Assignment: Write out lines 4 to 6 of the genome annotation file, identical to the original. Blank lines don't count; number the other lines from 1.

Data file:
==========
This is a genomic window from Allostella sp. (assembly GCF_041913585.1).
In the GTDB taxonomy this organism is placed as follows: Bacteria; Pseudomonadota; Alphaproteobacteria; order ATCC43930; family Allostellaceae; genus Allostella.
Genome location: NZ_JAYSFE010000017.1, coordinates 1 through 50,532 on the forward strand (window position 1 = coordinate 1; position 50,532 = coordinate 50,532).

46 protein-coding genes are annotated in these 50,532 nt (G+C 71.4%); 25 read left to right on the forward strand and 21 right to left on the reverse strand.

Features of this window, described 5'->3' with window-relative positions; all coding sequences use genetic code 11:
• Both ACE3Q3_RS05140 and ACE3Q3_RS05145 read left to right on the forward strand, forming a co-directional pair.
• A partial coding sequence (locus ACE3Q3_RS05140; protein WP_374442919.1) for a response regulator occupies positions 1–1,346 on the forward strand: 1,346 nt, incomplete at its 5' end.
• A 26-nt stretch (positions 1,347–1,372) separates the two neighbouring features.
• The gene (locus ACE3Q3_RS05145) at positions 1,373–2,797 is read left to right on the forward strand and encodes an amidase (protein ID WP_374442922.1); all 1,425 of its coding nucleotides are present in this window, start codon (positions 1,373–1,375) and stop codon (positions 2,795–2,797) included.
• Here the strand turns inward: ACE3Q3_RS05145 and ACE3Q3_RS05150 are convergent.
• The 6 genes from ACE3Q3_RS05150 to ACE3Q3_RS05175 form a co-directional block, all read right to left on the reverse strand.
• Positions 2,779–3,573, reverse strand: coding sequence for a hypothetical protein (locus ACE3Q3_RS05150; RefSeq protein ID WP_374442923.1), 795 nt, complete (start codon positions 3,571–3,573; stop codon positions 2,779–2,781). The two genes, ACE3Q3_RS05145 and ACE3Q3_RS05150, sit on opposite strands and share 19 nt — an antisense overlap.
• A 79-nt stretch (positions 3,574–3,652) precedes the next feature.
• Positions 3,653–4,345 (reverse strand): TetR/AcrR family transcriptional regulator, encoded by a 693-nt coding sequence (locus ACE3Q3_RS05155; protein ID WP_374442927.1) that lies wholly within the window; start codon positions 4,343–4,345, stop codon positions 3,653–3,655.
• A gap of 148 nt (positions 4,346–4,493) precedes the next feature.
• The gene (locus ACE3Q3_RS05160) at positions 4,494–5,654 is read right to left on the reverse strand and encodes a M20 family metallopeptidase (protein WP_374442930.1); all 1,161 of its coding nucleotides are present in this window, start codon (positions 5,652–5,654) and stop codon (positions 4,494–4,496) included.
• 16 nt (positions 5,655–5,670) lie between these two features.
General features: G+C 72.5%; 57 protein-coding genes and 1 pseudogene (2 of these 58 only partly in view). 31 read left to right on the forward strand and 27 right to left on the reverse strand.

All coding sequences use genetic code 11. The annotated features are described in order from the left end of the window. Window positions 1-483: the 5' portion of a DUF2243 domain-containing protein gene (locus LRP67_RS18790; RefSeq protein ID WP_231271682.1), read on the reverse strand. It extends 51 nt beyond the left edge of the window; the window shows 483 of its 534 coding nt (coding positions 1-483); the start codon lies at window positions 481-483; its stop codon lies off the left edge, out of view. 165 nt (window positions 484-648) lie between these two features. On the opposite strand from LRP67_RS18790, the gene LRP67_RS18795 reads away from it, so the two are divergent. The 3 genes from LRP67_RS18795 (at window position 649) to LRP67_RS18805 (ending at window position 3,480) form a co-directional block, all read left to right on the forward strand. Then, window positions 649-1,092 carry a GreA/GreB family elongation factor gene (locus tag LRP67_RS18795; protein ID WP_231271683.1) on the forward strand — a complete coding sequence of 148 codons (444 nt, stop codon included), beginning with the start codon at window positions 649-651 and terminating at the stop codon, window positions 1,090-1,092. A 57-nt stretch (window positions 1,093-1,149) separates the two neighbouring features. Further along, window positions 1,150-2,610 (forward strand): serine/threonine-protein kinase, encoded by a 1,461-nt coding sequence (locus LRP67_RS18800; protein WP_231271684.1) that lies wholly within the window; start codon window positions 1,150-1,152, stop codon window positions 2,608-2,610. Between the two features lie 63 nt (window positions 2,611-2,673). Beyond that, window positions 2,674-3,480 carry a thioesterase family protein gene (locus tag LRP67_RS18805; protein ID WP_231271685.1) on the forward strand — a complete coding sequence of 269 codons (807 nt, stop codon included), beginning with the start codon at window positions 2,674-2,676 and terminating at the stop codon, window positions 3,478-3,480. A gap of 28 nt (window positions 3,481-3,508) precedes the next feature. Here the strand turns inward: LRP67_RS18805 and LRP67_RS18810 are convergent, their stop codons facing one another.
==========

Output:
46 protein-coding genes are annotated in these 50,532 nt (G+C 71.4%); 25 read left to right on the forward strand and 21 right to left on the reverse strand.

Features of this window, described 5'->3' with window-relative positions; all coding sequences use genetic code 11:
• Both ACE3Q3_RS05140 and ACE3Q3_RS05145 read left to right on the forward strand, forming a co-directional pair.